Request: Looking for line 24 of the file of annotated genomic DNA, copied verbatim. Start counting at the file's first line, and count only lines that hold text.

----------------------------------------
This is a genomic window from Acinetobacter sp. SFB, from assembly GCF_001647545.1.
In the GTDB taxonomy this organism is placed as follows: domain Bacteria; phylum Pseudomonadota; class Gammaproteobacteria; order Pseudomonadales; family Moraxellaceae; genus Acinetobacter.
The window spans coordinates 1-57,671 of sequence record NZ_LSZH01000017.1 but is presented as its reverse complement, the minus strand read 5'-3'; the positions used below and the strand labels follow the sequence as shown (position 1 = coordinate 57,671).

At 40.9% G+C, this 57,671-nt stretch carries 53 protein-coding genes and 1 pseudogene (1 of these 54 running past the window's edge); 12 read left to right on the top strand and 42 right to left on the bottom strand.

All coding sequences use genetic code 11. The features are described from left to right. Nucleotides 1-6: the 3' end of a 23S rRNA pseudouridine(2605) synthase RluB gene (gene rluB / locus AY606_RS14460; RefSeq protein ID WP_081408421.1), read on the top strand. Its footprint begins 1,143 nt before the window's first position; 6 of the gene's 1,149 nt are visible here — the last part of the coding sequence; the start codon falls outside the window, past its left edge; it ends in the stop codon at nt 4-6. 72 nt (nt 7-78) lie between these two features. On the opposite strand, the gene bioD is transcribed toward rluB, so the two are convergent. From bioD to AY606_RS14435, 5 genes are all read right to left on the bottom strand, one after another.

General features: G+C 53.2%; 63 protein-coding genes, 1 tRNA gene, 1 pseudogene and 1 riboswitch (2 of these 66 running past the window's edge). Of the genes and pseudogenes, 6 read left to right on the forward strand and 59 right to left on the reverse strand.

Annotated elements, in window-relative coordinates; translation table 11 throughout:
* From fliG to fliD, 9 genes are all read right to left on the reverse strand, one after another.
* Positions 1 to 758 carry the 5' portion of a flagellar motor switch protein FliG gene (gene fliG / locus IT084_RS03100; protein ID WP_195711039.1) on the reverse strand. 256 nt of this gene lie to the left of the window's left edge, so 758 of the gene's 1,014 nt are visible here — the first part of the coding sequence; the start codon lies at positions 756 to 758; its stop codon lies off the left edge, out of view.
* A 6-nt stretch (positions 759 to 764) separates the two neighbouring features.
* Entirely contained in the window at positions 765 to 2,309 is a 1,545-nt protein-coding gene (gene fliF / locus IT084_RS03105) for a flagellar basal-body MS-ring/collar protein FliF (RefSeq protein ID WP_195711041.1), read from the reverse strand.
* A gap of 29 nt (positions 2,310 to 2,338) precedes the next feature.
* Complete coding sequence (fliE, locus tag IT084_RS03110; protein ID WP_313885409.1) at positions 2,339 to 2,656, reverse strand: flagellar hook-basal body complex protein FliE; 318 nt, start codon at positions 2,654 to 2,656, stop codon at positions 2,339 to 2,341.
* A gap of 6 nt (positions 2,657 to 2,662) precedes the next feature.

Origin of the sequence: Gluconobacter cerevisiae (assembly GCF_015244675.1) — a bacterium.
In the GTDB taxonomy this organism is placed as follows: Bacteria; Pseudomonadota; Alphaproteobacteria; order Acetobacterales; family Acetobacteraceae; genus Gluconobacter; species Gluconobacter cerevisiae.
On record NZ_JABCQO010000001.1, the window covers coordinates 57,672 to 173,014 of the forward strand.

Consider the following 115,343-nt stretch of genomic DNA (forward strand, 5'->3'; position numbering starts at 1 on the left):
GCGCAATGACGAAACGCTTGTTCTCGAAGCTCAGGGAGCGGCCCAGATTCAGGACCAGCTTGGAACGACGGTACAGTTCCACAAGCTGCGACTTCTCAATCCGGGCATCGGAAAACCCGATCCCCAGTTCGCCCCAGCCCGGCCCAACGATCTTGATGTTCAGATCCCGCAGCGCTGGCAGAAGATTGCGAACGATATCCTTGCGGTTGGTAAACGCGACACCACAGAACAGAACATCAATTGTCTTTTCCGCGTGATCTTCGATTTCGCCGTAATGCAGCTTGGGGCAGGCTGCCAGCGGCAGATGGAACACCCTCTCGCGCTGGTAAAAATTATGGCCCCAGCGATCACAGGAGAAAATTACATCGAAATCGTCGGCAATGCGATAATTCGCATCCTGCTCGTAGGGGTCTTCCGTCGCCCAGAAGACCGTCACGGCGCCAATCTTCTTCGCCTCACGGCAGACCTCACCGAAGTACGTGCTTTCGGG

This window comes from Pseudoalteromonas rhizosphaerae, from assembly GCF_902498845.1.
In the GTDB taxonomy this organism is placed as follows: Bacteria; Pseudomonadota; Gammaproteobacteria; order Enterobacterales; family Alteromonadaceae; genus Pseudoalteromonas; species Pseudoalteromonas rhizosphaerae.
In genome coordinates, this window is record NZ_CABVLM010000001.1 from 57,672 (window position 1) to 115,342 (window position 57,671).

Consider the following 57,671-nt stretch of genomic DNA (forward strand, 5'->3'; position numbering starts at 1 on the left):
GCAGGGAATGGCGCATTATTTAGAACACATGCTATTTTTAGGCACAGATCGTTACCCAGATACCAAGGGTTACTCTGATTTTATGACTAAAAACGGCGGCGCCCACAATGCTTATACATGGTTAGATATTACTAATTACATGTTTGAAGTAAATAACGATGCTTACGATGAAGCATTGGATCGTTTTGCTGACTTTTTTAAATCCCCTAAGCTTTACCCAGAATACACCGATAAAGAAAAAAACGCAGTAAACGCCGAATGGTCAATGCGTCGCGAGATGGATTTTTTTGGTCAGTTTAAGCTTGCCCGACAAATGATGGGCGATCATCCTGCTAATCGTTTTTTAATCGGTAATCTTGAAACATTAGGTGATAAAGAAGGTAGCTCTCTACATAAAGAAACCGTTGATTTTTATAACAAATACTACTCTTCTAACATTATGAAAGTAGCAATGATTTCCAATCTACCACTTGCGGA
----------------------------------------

GCAGGGAATGGCGCATTATTTAGAACACATGCTATTTTTAGGCACAGATCGTTACCCAGATACCAAGGGTTACTCTGATTTTATGACTAAAAACGGCGGCGCCCACAATGCTTATACATGGTTAGATATTACTAATTACATGTTTGAAGTAAATAACGATGCTTACGATGAAGCATTGGATCGTTTTGCTGACTTTTTTAAATCCCCTAAGCTTTACCCAGAATACACCGATAAAGAAAAAAACGCAGTAAACGCCGAATGGTCAATGCGTCGCGAGATGGATTTTTTTGGTCAGTTTAAGCTTGCCCGACAAATGATGGGCGATCATCCTGCTAATCGTTTTTTAATCGGTAATCTTGAAACATTAGGTGATAAAGAAGGTAGCTCTCTACATAAAGAAACCGTTGATTTTTATAACAAATACTACTCTTCTAACATTATGAAAGTAGCAATGATTTCCAATCTACCACTTGCGGA